Wills, Trusts, and Probate
Making a valid will
In Ohio, you can make a valid will if you are at least 18 years old and of sound mind. The will must be in writing and signed by you or by another at your direction and in your presence. Two or more competent witnesses must witness your signature.
It makes sense to consult a local Ohio lawyer who does a lot of estate planning—as we do—to draft your will, so that you do not make costly mistakes or accidentally fail to accomplish what you intend.
Alternatives to a will
If you do not want your will and estate plan to be available as public record after your death, you may want to use a more private way to transfer your assets. We can advise you on several useful alternatives, including—
Providing for young children and dependent adults
In case of the untimely death of their parents, young children are in no position to take care of themselves or of their parents' estate. The same holds true for an incapacitated adult who depended on the deceased adult for care. These are situations where it makes the most sense to have a trust.
Trusts are legal arrangements that transfer ownership of property to a third party, called a “trustee.” The trustee is responsible for administering the trust:
- Controlling the finances
- Deciding whether to sell or keep property
- Managing assets such as real estate
- Investing wisely in the interests of the beneficiary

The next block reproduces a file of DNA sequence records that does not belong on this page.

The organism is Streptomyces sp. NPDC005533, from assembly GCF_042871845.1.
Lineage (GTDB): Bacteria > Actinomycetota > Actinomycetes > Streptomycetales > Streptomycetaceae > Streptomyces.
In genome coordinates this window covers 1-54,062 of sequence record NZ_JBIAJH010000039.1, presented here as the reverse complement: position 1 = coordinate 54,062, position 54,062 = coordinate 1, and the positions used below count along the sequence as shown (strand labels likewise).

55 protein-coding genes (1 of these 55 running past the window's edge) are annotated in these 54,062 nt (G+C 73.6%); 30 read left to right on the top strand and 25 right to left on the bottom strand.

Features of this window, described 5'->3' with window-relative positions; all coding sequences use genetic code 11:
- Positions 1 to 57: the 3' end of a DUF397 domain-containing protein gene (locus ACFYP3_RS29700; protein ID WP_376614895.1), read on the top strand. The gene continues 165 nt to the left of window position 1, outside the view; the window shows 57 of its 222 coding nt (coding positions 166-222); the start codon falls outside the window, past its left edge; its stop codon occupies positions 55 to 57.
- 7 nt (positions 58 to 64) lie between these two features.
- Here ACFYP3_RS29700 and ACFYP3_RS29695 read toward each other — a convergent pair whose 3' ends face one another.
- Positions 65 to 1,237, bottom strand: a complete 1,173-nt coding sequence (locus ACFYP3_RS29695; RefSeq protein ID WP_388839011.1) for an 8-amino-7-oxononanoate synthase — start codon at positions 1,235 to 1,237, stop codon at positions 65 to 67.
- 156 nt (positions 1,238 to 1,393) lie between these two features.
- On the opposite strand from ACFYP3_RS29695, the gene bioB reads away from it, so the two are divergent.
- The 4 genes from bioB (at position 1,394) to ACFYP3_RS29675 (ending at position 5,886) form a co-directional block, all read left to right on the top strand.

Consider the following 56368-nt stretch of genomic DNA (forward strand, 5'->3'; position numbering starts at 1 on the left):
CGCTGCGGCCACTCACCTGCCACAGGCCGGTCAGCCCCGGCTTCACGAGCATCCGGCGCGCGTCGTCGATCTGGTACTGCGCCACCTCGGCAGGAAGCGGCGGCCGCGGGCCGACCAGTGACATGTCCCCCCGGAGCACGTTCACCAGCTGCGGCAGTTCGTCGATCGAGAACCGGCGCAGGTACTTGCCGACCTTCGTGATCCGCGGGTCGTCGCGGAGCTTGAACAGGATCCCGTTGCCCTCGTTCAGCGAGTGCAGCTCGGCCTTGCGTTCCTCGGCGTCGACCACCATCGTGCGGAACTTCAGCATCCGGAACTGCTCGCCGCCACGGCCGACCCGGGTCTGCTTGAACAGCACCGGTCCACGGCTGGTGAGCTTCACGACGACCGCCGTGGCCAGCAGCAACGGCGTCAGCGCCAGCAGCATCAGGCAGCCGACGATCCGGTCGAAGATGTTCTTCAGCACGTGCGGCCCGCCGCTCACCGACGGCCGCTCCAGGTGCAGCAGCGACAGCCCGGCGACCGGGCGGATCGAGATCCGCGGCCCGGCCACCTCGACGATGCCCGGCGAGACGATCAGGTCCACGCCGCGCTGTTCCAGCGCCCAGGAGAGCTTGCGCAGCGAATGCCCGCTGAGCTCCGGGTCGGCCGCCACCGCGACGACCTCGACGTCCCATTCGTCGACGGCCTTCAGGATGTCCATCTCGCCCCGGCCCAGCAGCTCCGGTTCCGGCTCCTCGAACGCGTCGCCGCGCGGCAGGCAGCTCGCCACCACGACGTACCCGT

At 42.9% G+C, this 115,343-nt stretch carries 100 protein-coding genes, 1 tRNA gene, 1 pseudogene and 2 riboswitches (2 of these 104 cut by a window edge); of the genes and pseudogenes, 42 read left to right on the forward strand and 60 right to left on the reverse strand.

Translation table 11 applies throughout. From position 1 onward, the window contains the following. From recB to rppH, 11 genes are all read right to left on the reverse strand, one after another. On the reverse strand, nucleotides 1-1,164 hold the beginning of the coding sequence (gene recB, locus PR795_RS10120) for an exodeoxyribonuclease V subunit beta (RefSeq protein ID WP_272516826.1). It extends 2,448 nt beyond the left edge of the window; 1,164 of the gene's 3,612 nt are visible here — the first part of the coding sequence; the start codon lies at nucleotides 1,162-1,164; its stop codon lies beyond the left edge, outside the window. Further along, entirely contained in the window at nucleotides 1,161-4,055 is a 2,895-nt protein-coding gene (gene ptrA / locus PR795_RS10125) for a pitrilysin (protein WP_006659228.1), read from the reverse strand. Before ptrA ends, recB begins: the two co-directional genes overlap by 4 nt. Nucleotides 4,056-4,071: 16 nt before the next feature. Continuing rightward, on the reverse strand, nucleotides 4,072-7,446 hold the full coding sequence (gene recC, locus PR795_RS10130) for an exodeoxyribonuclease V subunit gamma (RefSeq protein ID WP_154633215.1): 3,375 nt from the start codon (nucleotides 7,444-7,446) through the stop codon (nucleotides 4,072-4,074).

There are a number of requirements that must be met for a trust to be valid, including the many complexities in the Ohio laws governing trusts. For those reasons, we advise that you consult with us to make sure your trust is set up properly to provide optimum benefit to your heirs.
Estate probate and administration
Probate is the court proceeding in which final debts are settled and legal title to property is formally passed from the decedent to the heirs. Probate cases are filed in the surrogate court of the county where the deceased person resided at death. If there is a will, it usually is in the possession of an executor or some other person who must come forth and file a petition for probate. If there is no will, then somebody must ask the court to be appointed administrator. The judge then decides that the will is valid or deals with any objections or claims anyone else may bring against it—and then admits the will to probate.
Our firm handles probate matters, dealing with the legal processes of paying debts and distributing assets after the person's death. It is best to work with us now to set things up for the asset distribution you want and to minimize the hardship to your family at the time of your death.
Experienced and personal legal services throughout Northeast Ohio
For caring and personalized legal assistance with wills, trusts, and probate in Ashtabula, Lake, Trumbull, Geauga, Mahoning, and Cuyahoga counties, call Northeast Ohio's premiere law firm, Andrews & Pontius, LLC, at 440-998-6835 or contact us online.